President Biden has touted his proposed $2+ trillion in “infrastructure” spending, which also includes all sorts of unrelated partisan waste, as first and foremost, a jobs-creation bill. It’s right in the name: the “American Jobs Plan.” Biden himself calls it a “once-in-a-generation investment in America itself,” and has claimed that it would “create up to 16 million good-paying jobs.”
But a new study finds that the president’s multi-trillion-dollar spending plan would actually reduce overall employment.
Remember, the spending plan also includes trillions in corporate tax hikes to partially pay for it. Corporate tax increases are widely known for their job-killing effect, as companies have less money available to invest in and otherwise expand their enterprises.
So, the right-leaning Tax Foundation weighed the benefits of Biden’s proposal against the economic consequences the business tax hikes would have. As a result, the experts conclude that on net, the president’s multi-trillion “investment” would ultimately lead to lower economic growth, lower wages, and 101,000 fewer American jobs over the long run.
It’s mind-boggling to think that the White House is asking taxpayers to shell out trillions on a grand “investment” plan that will leave us with fewer jobs and smaller paychecks than we started with. But the takeaway from this story is more than just the fact that one policy proposal isn’t worth its costs. This is yet another reminder of the fallacy behind so many government “make work” schemes: the focus on visible benefits while ignoring less visible (but no less real) costs.
Henry Hazlitt famously explained this fallacy in Economics in One Lesson using the example of a bridge. Setting aside the merits of whether we need this particular bridge in a given spot, does building one “create jobs?”
“The argument is that it will provide employment,” Hazlitt writes. “It will provide, say, 500 jobs for a year. The implication is that these are jobs that would not otherwise have come into existence.”
“This is what is immediately seen,” he continues. “But if we have trained ourselves to look beyond immediate to secondary consequences, and beyond those who are directly benefited by a government project to others who are indirectly affected, a different picture presents itself. The bridge has to be paid for out of taxes. For every dollar that is spent on the bridge a dollar will be taken away from taxpayers.”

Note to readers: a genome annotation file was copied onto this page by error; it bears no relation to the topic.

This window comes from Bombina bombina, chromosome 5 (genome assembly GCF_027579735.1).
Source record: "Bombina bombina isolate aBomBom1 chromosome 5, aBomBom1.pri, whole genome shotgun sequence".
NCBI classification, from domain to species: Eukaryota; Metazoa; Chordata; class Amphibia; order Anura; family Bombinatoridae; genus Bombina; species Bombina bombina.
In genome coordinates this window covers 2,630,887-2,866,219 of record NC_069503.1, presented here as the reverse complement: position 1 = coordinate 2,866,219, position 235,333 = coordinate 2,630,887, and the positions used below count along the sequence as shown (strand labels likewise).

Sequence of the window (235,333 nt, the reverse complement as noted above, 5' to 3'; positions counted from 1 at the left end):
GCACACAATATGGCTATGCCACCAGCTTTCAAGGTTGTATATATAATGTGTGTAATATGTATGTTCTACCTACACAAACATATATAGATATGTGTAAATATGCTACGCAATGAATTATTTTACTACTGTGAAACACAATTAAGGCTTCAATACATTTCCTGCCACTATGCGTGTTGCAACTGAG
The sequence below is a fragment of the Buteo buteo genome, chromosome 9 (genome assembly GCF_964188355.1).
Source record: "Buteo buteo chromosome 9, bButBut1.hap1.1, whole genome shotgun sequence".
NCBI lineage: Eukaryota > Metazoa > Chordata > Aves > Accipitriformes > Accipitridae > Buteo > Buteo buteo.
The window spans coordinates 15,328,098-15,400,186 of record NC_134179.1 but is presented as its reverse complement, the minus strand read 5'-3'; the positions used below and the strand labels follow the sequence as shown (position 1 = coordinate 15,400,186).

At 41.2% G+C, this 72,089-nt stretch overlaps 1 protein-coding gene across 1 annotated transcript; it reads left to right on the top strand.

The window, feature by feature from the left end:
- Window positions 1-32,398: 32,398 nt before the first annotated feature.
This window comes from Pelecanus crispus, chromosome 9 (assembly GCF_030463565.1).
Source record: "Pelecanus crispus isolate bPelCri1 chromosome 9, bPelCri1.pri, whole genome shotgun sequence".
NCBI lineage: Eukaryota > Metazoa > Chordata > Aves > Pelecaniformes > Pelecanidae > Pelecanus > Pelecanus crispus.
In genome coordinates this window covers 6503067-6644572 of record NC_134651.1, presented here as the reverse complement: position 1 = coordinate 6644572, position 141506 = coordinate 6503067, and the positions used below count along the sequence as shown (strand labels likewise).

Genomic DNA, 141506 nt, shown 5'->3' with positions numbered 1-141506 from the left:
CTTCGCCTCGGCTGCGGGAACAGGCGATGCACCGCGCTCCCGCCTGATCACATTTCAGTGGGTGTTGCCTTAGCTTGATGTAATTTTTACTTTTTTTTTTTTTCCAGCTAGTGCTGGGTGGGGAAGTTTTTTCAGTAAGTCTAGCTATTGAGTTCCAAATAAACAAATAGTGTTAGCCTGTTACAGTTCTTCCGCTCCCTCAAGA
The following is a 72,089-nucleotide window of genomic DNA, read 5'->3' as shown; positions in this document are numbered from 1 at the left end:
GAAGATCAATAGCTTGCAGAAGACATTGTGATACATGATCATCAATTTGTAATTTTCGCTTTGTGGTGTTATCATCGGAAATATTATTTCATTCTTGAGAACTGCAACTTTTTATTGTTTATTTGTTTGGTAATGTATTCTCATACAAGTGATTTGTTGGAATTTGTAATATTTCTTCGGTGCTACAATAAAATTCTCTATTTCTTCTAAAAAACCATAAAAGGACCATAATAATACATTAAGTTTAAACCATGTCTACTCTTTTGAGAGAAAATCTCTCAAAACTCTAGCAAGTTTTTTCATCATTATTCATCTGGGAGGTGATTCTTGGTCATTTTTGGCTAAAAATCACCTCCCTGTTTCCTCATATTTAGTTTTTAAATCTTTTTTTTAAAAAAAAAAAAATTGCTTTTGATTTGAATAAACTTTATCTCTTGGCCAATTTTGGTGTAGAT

“Therefore for every public job created by the bridge project a private job has been destroyed somewhere else,” Hazlitt concludes. “All that has happened, at best, is that there has been a diversion of jobs because of the project. More bridge builders; fewer automobile workers, radio technicians, clothing workers, farmers.”
In fact, generally the diversion of resources via government spending is worse than just a neutral moving of jobs from one place to another. It usually results in resources being taken away from profit-driven, in-demand markets where society clearly needs investments and instead allocates them based on politics, lobbying, and politicians’ whims. It’s not exactly shocking that this tends to be a less efficient outcome.
As far as Biden’s “American Jobs Plan” is concerned, it’s easy to see the jobs it would “create” by putting people to work on infrastructure projects. But we are fooling ourselves if we stop our analysis there. When we consider all the private-sector jobs that will never come into being due to the increased corporate taxes, there’s no reason to believe that the president’s “once-in-a-generation investment” will have any positive return at all.
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